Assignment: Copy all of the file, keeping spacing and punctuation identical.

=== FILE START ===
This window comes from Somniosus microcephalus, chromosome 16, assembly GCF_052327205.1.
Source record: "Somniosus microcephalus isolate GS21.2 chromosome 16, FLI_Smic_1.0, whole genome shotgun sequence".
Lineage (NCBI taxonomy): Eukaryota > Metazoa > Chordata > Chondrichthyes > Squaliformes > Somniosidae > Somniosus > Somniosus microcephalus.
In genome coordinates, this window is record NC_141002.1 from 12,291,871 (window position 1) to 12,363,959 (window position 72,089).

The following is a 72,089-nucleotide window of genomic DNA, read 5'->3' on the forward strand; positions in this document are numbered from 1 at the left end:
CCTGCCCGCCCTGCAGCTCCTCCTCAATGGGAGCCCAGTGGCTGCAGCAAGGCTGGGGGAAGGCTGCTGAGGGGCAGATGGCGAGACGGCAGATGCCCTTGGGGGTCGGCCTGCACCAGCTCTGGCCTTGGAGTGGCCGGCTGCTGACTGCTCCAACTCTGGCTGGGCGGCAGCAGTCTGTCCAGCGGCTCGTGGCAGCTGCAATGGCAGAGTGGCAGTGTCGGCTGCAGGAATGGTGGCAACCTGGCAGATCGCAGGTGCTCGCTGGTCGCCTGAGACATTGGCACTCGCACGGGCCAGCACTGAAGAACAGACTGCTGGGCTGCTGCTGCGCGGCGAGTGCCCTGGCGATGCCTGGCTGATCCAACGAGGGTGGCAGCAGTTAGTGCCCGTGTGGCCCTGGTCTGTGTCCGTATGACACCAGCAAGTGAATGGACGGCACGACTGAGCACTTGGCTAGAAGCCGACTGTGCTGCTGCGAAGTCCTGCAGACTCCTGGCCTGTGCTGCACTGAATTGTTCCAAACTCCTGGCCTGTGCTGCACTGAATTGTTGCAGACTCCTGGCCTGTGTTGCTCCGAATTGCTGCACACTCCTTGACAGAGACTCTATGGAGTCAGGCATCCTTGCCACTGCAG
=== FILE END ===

This window comes from Somniosus microcephalus, chromosome 16, assembly GCF_052327205.1.
Source record: "Somniosus microcephalus isolate GS21.2 chromosome 16, FLI_Smic_1.0, whole genome shotgun sequence".
Lineage (NCBI taxonomy): Eukaryota > Metazoa > Chordata > Chondrichthyes > Squaliformes > Somniosidae > Somniosus > Somniosus microcephalus.
In genome coordinates, this window is record NC_141002.1 from 12,291,871 (window position 1) to 12,363,959 (window position 72,089).

The following is a 72,089-nucleotide window of genomic DNA, read 5'->3' on the forward strand; positions in this document are numbered from 1 at the left end:
CCTGCCCGCCCTGCAGCTCCTCCTCAATGGGAGCCCAGTGGCTGCAGCAAGGCTGGGGGAAGGCTGCTGAGGGGCAGATGGCGAGACGGCAGATGCCCTTGGGGGTCGGCCTGCACCAGCTCTGGCCTTGGAGTGGCCGGCTGCTGACTGCTCCAACTCTGGCTGGGCGGCAGCAGTCTGTCCAGCGGCTCGTGGCAGCTGCAATGGCAGAGTGGCAGTGTCGGCTGCAGGAATGGTGGCAACCTGGCAGATCGCAGGTGCTCGCTGGTCGCCTGAGACATTGGCACTCGCACGGGCCAGCACTGAAGAACAGACTGCTGGGCTGCTGCTGCGCGGCGAGTGCCCTGGCGATGCCTGGCTGATCCAACGAGGGTGGCAGCAGTTAGTGCCCGTGTGGCCCTGGTCTGTGTCCGTATGACACCAGCAAGTGAATGGACGGCACGACTGAGCACTTGGCTAGAAGCCGACTGTGCTGCTGCGAAGTCCTGCAGACTCCTGGCCTGTGCTGCACTGAATTGTTCCAAACTCCTGGCCTGTGCTGCACTGAATTGTTGCAGACTCCTGGCCTGTGTTGCTCCGAATTGCTGCACACTCCTTGACAGAGACTCTATGGAGTCAGGCATCCTTGCCACTGCAG